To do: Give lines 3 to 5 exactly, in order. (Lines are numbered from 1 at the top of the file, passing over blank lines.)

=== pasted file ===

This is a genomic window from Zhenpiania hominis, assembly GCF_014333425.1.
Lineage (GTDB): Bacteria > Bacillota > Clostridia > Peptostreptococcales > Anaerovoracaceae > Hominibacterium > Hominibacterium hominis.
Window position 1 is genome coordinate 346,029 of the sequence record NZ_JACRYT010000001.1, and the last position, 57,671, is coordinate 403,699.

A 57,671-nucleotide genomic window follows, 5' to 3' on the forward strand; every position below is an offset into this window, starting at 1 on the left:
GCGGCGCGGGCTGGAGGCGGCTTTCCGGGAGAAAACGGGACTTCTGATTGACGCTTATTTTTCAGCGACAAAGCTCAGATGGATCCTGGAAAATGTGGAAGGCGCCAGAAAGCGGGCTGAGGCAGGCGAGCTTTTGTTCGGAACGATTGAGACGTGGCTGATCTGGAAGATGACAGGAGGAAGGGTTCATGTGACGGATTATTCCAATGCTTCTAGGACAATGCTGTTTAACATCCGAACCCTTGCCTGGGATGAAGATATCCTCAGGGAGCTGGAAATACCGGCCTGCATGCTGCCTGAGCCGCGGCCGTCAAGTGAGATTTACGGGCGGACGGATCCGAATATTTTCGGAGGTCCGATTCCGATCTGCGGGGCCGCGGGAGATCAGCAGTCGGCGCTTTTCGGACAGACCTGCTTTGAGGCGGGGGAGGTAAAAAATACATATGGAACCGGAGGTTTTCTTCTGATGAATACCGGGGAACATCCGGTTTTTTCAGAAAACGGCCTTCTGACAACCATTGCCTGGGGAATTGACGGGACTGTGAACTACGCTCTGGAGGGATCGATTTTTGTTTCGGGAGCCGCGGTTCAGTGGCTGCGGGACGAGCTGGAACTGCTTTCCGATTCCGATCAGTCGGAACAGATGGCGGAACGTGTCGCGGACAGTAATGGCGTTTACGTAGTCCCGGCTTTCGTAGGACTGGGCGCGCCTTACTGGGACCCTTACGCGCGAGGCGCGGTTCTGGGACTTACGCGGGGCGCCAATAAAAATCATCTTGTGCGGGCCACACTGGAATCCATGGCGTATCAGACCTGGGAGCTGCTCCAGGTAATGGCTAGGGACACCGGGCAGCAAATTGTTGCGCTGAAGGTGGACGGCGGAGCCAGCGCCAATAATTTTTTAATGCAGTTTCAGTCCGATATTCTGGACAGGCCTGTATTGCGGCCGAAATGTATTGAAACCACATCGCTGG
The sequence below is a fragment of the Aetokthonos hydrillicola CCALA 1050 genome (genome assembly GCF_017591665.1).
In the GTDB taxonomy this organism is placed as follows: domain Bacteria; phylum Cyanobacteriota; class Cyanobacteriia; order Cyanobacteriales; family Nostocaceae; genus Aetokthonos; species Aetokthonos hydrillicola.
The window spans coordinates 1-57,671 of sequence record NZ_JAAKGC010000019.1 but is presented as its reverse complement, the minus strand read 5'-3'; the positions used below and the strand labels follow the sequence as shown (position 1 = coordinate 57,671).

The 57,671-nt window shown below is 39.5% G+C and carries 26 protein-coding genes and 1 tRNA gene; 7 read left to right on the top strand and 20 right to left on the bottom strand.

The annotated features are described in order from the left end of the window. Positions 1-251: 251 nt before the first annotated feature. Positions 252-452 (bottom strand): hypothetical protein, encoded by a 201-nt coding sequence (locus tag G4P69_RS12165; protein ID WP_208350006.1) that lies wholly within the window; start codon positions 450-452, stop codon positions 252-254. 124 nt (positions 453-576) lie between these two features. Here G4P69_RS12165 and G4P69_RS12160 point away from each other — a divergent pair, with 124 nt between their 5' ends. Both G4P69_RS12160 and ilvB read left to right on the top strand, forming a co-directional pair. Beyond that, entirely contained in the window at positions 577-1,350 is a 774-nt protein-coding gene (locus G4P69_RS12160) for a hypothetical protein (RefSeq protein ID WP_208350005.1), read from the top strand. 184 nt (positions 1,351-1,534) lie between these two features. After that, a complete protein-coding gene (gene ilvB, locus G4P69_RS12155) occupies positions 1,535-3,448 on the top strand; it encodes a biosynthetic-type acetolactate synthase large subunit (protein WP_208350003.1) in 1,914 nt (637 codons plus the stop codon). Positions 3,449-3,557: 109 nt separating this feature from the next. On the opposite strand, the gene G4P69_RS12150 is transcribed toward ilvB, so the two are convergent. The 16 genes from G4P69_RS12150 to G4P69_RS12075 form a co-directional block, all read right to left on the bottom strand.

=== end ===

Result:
Window position 1 is genome coordinate 346,029 of the sequence record NZ_JACRYT010000001.1, and the last position, 57,671, is coordinate 403,699.

A 57,671-nucleotide genomic window follows, 5' to 3' on the forward strand; every position below is an offset into this window, starting at 1 on the left:
GCGGCGCGGGCTGGAGGCGGCTTTCCGGGAGAAAACGGGACTTCTGATTGACGCTTATTTTTCAGCGACAAAGCTCAGATGGATCCTGGAAAATGTGGAAGGCGCCAGAAAGCGGGCTGAGGCAGGCGAGCTTTTGTTCGGAACGATTGAGACGTGGCTGATCTGGAAGATGACAGGAGGAAGGGTTCATGTGACGGATTATTCCAATGCTTCTAGGACAATGCTGTTTAACATCCGAACCCTTGCCTGGGATGAAGATATCCTCAGGGAGCTGGAAATACCGGCCTGCATGCTGCCTGAGCCGCGGCCGTCAAGTGAGATTTACGGGCGGACGGATCCGAATATTTTCGGAGGTCCGATTCCGATCTGCGGGGCCGCGGGAGATCAGCAGTCGGCGCTTTTCGGACAGACCTGCTTTGAGGCGGGGGAGGTAAAAAATACATATGGAACCGGAGGTTTTCTTCTGATGAATACCGGGGAACATCCGGTTTTTTCAGAAAACGGCCTTCTGACAACCATTGCCTGGGGAATTGACGGGACTGTGAACTACGCTCTGGAGGGATCGATTTTTGTTTCGGGAGCCGCGGTTCAGTGGCTGCGGGACGAGCTGGAACTGCTTTCCGATTCCGATCAGTCGGAACAGATGGCGGAACGTGTCGCGGACAGTAATGGCGTTTACGTAGTCCCGGCTTTCGTAGGACTGGGCGCGCCTTACTGGGACCCTTACGCGCGAGGCGCGGTTCTGGGACTTACGCGGGGCGCCAATAAAAATCATCTTGTGCGGGCCACACTGGAATCCATGGCGTATCAGACCTGGGAGCTGCTCCAGGTAATGGCTAGGGACACCGGGCAGCAAATTGTTGCGCTGAAGGTGGACGGCGGAGCCAGCGCCAATAATTTTTTAATGCAGTTTCAGTCCGATATTCTGGACAGGCCTGTATTGCGGCCGAAATGTATTGAAACCACATCGCTGG